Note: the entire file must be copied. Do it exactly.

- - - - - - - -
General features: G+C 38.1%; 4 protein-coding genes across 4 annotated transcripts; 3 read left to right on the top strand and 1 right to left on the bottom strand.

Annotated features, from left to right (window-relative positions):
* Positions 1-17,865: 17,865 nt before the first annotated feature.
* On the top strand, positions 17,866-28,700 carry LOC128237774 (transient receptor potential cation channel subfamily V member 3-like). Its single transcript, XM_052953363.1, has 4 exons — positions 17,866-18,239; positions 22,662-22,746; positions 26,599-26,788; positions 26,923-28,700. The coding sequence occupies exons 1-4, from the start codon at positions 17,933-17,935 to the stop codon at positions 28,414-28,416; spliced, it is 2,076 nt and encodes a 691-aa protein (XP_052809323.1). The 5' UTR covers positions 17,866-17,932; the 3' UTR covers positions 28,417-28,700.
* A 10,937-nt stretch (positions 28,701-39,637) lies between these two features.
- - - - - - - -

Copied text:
General features: G+C 38.1%; 4 protein-coding genes across 4 annotated transcripts; 3 read left to right on the top strand and 1 right to left on the bottom strand.

Annotated features, from left to right (window-relative positions):
* Positions 1-17,865: 17,865 nt before the first annotated feature.
* On the top strand, positions 17,866-28,700 carry LOC128237774 (transient receptor potential cation channel subfamily V member 3-like). Its single transcript, XM_052953363.1, has 4 exons — positions 17,866-18,239; positions 22,662-22,746; positions 26,599-26,788; positions 26,923-28,700. The coding sequence occupies exons 1-4, from the start codon at positions 17,933-17,935 to the stop codon at positions 28,414-28,416; spliced, it is 2,076 nt and encodes a 691-aa protein (XP_052809323.1). The 5' UTR covers positions 17,866-17,932; the 3' UTR covers positions 28,417-28,700.
* A 10,937-nt stretch (positions 28,701-39,637) lies between these two features.